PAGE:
Let Helen Mirren’s regal Queen Elizabeth roll over you. 


An Illusion Review by Joan Ellis


                 Nothing in the favorable hype that surrounds “The Queen” quite prepares us for its impact.  Were we ready perhaps to smirk a bit at the conventions of 1000 years of the British monarchy?  Or to marvel at the woman who clings steadfastly to formality?  Put all that aside and just let Helen Mirren’s regal Queen Elizabeth roll over you. 

                This Queen has performed with impeccably cool reserve through several wars and more than a dozen prime ministers.  Writer Peter Morgan and Director Stephen Frears have had the good sense to leave out all the family dysfunction.  This is neither soap opera nor biography.  It is story of the calamitous week that ended the contentious relationship between the Queen and her former daughter-in-law. 

                In 1997, as Tony Blair took 10 Downing Street, Diana, Princess of Wales, was killed in the famous Paris tunnel crash with Dodi Fayed by her side.  What Helen Mirren does so remarkably is to lead us through the traditional dictates of stoic response right up to the stone wall of new century values that stops her cold.  With complete confidence, she refuses to fly a flag at half mast over Buckingham Palace.  No flag flies there when the Queen is away, and the queen has left for the 40,000 protective acres of Balmoral.  She will not honor in any way the divorced beauty who was no longer a royal.

                It is Tony Blair (Michael Sheen in a fine performance) who nudges her gently toward the new reality.  At least gently at first, and then with an uncompromising voice, he tells her there must be a procession to Westminster Abbey and a full public funeral.  The culture of celebrity had swept both America and Britain by this time, and Diana had won Britain’s collective heart.  The country had no tolerance for reserve or stoicism even if precedent called for it.  2,000,000 Britons came to London, and with flowers, tears, and gatherings in public squares, they let it be known they would not tolerate silence as a royal response.  The culture of celebrity had become stronger than the crown.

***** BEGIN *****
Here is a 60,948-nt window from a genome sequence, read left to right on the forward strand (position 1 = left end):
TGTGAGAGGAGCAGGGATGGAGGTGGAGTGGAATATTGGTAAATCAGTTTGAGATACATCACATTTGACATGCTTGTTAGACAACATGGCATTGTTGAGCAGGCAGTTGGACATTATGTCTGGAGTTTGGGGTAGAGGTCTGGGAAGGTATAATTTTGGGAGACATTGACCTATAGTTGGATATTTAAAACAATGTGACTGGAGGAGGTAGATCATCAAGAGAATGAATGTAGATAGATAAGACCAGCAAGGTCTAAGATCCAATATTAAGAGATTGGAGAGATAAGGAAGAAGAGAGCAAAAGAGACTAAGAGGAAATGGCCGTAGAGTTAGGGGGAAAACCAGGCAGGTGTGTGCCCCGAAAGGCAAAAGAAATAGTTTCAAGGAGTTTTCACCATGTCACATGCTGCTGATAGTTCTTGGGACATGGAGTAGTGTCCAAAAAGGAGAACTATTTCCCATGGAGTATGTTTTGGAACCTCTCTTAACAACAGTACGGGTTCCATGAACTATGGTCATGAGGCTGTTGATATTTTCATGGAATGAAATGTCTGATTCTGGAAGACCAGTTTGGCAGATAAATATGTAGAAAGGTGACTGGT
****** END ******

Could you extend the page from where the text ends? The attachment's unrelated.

The queen’s slow awakening to the new world doesn’t change her feelings about Diana; her awakening is to the fact that she must follow, not lead the popular will – which tells her, of course, that the days of the monarchy are limited.

                With a nearly imperceptible change of expression and without an ounce of sentimentality, Helen Mirren shows us that Elizabeth’s humanity is reserved for the beauty of a magnificent animal.  The scenes of the Queen and the stag left me speechless.  When finally she and Phillip the Dolt  (James Cromwell) walk slowly past the flowers outside Buckingham Palace, it is not Diana she mourns but the loss of her own historic supremacy.  Helen Mirren, superb in every moment, invests this one powerful week of British history with both majesty and loss and moves the audience way beyond its hopes or expectations. 

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